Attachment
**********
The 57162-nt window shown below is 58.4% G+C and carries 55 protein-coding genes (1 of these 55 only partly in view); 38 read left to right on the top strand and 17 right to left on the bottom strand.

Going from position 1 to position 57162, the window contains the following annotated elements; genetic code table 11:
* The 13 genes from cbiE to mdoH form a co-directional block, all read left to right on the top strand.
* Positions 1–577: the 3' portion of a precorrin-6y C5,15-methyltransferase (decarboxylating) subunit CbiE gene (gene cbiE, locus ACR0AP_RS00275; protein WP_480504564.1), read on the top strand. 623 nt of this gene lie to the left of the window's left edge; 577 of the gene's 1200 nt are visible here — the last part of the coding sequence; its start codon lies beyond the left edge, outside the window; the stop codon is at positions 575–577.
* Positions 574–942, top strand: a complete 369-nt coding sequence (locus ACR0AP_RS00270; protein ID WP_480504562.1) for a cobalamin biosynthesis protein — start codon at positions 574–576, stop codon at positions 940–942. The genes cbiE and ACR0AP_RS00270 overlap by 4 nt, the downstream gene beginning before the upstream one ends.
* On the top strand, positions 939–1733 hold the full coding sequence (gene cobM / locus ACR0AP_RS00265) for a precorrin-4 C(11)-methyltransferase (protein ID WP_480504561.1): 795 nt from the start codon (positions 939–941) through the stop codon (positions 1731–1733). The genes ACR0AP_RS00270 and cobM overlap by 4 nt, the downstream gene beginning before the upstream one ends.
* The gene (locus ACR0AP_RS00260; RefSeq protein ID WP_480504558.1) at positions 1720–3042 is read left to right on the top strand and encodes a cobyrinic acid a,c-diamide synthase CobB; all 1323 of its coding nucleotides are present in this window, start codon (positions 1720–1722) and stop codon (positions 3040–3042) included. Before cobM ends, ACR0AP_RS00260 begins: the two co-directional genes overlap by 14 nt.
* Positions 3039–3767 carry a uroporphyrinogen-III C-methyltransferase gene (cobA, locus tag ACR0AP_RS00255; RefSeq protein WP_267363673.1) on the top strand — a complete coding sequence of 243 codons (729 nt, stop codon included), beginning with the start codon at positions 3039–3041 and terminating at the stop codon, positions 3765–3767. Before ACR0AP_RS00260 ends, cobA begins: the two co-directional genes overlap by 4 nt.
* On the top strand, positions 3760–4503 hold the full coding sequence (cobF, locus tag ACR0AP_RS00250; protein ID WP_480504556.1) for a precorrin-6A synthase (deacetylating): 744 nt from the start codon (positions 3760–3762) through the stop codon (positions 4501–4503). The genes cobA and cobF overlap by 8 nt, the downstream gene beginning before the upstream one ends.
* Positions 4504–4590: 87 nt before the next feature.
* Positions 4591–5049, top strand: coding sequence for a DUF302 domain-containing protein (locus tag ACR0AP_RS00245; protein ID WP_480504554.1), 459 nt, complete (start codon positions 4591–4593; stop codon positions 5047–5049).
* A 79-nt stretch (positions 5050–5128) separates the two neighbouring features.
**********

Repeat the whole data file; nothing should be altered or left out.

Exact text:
The 57162-nt window shown below is 58.4% G+C and carries 55 protein-coding genes (1 of these 55 only partly in view); 38 read left to right on the top strand and 17 right to left on the bottom strand.

Going from position 1 to position 57162, the window contains the following annotated elements; genetic code table 11:
* The 13 genes from cbiE to mdoH form a co-directional block, all read left to right on the top strand.
* Positions 1–577: the 3' portion of a precorrin-6y C5,15-methyltransferase (decarboxylating) subunit CbiE gene (gene cbiE, locus ACR0AP_RS00275; protein WP_480504564.1), read on the top strand. 623 nt of this gene lie to the left of the window's left edge; 577 of the gene's 1200 nt are visible here — the last part of the coding sequence; its start codon lies beyond the left edge, outside the window; the stop codon is at positions 575–577.
* Positions 574–942, top strand: a complete 369-nt coding sequence (locus ACR0AP_RS00270; protein ID WP_480504562.1) for a cobalamin biosynthesis protein — start codon at positions 574–576, stop codon at positions 940–942. The genes cbiE and ACR0AP_RS00270 overlap by 4 nt, the downstream gene beginning before the upstream one ends.
* On the top strand, positions 939–1733 hold the full coding sequence (gene cobM / locus ACR0AP_RS00265) for a precorrin-4 C(11)-methyltransferase (protein ID WP_480504561.1): 795 nt from the start codon (positions 939–941) through the stop codon (positions 1731–1733). The genes ACR0AP_RS00270 and cobM overlap by 4 nt, the downstream gene beginning before the upstream one ends.
* The gene (locus ACR0AP_RS00260; RefSeq protein ID WP_480504558.1) at positions 1720–3042 is read left to right on the top strand and encodes a cobyrinic acid a,c-diamide synthase CobB; all 1323 of its coding nucleotides are present in this window, start codon (positions 1720–1722) and stop codon (positions 3040–3042) included. Before cobM ends, ACR0AP_RS00260 begins: the two co-directional genes overlap by 14 nt.
* Positions 3039–3767 carry a uroporphyrinogen-III C-methyltransferase gene (cobA, locus tag ACR0AP_RS00255; RefSeq protein WP_267363673.1) on the top strand — a complete coding sequence of 243 codons (729 nt, stop codon included), beginning with the start codon at positions 3039–3041 and terminating at the stop codon, positions 3765–3767. Before ACR0AP_RS00260 ends, cobA begins: the two co-directional genes overlap by 4 nt.
* On the top strand, positions 3760–4503 hold the full coding sequence (cobF, locus tag ACR0AP_RS00250; protein ID WP_480504556.1) for a precorrin-6A synthase (deacetylating): 744 nt from the start codon (positions 3760–3762) through the stop codon (positions 4501–4503). The genes cobA and cobF overlap by 8 nt, the downstream gene beginning before the upstream one ends.
* Positions 4504–4590: 87 nt before the next feature.
* Positions 4591–5049, top strand: coding sequence for a DUF302 domain-containing protein (locus tag ACR0AP_RS00245; protein ID WP_480504554.1), 459 nt, complete (start codon positions 4591–4593; stop codon positions 5047–5049).
* A 79-nt stretch (positions 5050–5128) separates the two neighbouring features.